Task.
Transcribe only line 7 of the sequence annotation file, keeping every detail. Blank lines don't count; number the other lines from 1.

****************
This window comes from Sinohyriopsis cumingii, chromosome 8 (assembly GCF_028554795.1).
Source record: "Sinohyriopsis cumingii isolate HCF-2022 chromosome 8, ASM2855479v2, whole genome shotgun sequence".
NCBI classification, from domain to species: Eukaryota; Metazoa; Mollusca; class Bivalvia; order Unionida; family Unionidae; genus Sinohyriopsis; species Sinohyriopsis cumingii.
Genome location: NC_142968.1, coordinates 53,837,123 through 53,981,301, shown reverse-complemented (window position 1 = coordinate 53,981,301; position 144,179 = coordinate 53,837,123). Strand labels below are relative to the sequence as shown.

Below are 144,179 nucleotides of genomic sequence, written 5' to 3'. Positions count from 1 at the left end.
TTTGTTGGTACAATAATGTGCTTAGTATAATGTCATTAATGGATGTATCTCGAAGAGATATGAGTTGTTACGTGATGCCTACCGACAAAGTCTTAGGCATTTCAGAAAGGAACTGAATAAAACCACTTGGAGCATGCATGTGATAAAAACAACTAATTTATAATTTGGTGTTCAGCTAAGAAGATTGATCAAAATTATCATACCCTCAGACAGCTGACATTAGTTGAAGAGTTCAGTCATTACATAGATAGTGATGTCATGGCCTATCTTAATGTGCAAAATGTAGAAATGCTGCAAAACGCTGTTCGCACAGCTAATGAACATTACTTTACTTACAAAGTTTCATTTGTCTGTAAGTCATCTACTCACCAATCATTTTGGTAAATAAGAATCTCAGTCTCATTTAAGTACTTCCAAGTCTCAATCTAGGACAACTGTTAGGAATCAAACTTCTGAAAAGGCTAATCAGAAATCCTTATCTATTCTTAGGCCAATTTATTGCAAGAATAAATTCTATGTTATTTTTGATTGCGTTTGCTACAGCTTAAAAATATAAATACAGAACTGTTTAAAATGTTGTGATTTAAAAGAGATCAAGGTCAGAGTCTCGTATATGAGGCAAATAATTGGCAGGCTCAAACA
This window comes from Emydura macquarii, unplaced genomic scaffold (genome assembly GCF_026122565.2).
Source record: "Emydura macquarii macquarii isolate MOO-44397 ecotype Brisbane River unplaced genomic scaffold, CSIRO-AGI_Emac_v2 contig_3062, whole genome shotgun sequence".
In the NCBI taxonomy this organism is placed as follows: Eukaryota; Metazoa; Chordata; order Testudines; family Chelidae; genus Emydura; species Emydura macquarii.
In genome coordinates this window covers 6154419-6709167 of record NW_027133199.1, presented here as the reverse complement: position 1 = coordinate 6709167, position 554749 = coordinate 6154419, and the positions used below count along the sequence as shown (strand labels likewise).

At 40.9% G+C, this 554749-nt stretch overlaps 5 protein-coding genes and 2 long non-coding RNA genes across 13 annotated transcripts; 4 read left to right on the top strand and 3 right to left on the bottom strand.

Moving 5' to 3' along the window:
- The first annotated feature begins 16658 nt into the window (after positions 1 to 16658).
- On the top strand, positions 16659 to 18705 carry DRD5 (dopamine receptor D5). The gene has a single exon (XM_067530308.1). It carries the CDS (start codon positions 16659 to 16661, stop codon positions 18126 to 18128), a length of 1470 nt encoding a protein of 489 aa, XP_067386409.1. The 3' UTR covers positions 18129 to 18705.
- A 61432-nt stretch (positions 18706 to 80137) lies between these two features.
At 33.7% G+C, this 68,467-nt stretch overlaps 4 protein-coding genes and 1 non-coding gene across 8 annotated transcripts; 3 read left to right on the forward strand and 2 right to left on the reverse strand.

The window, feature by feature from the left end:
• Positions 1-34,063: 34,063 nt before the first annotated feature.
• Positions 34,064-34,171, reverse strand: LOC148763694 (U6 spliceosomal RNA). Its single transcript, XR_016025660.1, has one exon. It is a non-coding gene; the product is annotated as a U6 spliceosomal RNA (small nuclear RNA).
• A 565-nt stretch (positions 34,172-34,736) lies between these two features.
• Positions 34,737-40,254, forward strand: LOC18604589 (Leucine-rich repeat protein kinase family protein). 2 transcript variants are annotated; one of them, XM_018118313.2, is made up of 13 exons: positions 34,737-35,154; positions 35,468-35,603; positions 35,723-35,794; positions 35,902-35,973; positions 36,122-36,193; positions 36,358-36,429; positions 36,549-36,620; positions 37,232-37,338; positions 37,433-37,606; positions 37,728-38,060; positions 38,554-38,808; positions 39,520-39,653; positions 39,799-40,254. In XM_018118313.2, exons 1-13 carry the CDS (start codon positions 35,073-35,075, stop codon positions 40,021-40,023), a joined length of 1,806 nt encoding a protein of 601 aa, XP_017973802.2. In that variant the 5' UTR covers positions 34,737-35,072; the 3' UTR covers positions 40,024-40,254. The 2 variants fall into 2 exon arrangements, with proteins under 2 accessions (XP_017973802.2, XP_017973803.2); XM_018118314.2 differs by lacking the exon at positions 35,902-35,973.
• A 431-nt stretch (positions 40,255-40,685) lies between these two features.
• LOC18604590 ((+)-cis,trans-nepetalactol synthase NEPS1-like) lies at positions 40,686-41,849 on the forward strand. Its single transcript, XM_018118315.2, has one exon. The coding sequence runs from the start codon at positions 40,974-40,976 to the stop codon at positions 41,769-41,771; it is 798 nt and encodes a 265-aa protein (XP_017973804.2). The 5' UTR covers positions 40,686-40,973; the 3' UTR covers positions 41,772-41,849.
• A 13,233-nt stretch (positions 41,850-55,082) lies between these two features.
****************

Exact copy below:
This window comes from Emydura macquarii, unplaced genomic scaffold (genome assembly GCF_026122565.2).